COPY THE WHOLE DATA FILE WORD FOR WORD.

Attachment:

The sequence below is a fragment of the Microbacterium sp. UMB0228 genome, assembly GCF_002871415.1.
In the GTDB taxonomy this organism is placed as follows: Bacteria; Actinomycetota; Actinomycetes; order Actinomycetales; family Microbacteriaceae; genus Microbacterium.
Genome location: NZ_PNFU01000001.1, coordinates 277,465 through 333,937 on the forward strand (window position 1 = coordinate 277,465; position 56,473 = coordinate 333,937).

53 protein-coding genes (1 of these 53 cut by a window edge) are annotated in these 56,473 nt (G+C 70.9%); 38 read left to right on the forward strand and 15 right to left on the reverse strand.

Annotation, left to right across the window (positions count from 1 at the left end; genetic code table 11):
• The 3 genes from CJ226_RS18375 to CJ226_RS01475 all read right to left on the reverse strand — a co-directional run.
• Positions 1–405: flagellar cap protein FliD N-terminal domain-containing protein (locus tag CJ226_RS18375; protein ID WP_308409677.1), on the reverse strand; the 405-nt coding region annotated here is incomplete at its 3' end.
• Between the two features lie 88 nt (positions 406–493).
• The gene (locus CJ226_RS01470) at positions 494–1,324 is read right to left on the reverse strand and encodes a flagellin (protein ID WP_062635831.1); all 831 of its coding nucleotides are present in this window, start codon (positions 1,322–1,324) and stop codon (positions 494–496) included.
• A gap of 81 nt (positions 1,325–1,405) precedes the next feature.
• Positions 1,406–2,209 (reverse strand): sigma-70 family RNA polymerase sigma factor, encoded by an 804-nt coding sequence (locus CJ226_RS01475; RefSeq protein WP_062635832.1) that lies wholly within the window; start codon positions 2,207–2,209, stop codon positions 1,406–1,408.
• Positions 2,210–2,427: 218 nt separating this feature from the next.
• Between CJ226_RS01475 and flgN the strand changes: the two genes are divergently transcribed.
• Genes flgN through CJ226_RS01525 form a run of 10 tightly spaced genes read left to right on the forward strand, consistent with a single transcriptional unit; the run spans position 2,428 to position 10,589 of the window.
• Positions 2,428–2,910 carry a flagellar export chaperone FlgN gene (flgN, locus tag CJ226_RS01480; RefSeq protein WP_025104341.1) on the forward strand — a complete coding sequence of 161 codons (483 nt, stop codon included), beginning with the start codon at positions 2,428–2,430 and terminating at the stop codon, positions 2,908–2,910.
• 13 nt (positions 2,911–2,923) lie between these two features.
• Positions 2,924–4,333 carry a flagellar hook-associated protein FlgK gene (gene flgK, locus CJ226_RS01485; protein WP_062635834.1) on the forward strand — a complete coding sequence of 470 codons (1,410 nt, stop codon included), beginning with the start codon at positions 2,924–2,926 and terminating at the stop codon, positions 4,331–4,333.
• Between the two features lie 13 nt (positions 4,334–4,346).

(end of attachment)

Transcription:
The sequence below is a fragment of the Microbacterium sp. UMB0228 genome, assembly GCF_002871415.1.
In the GTDB taxonomy this organism is placed as follows: Bacteria; Actinomycetota; Actinomycetes; order Actinomycetales; family Microbacteriaceae; genus Microbacterium.
Genome location: NZ_PNFU01000001.1, coordinates 277,465 through 333,937 on the forward strand (window position 1 = coordinate 277,465; position 56,473 = coordinate 333,937).

53 protein-coding genes (1 of these 53 cut by a window edge) are annotated in these 56,473 nt (G+C 70.9%); 38 read left to right on the forward strand and 15 right to left on the reverse strand.

Annotation, left to right across the window (positions count from 1 at the left end; genetic code table 11):
• The 3 genes from CJ226_RS18375 to CJ226_RS01475 all read right to left on the reverse strand — a co-directional run.
• Positions 1–405: flagellar cap protein FliD N-terminal domain-containing protein (locus tag CJ226_RS18375; protein ID WP_308409677.1), on the reverse strand; the 405-nt coding region annotated here is incomplete at its 3' end.
• Between the two features lie 88 nt (positions 406–493).
• The gene (locus CJ226_RS01470) at positions 494–1,324 is read right to left on the reverse strand and encodes a flagellin (protein ID WP_062635831.1); all 831 of its coding nucleotides are present in this window, start codon (positions 1,322–1,324) and stop codon (positions 494–496) included.
• A gap of 81 nt (positions 1,325–1,405) precedes the next feature.
• Positions 1,406–2,209 (reverse strand): sigma-70 family RNA polymerase sigma factor, encoded by an 804-nt coding sequence (locus CJ226_RS01475; RefSeq protein WP_062635832.1) that lies wholly within the window; start codon positions 2,207–2,209, stop codon positions 1,406–1,408.
• Positions 2,210–2,427: 218 nt separating this feature from the next.
• Between CJ226_RS01475 and flgN the strand changes: the two genes are divergently transcribed.
• Genes flgN through CJ226_RS01525 form a run of 10 tightly spaced genes read left to right on the forward strand, consistent with a single transcriptional unit; the run spans position 2,428 to position 10,589 of the window.
• Positions 2,428–2,910 carry a flagellar export chaperone FlgN gene (flgN, locus tag CJ226_RS01480; RefSeq protein WP_025104341.1) on the forward strand — a complete coding sequence of 161 codons (483 nt, stop codon included), beginning with the start codon at positions 2,428–2,430 and terminating at the stop codon, positions 2,908–2,910.
• 13 nt (positions 2,911–2,923) lie between these two features.
• Positions 2,924–4,333 carry a flagellar hook-associated protein FlgK gene (gene flgK, locus CJ226_RS01485; protein WP_062635834.1) on the forward strand — a complete coding sequence of 470 codons (1,410 nt, stop codon included), beginning with the start codon at positions 2,924–2,926 and terminating at the stop codon, positions 4,331–4,333.
• Between the two features lie 13 nt (positions 4,334–4,346).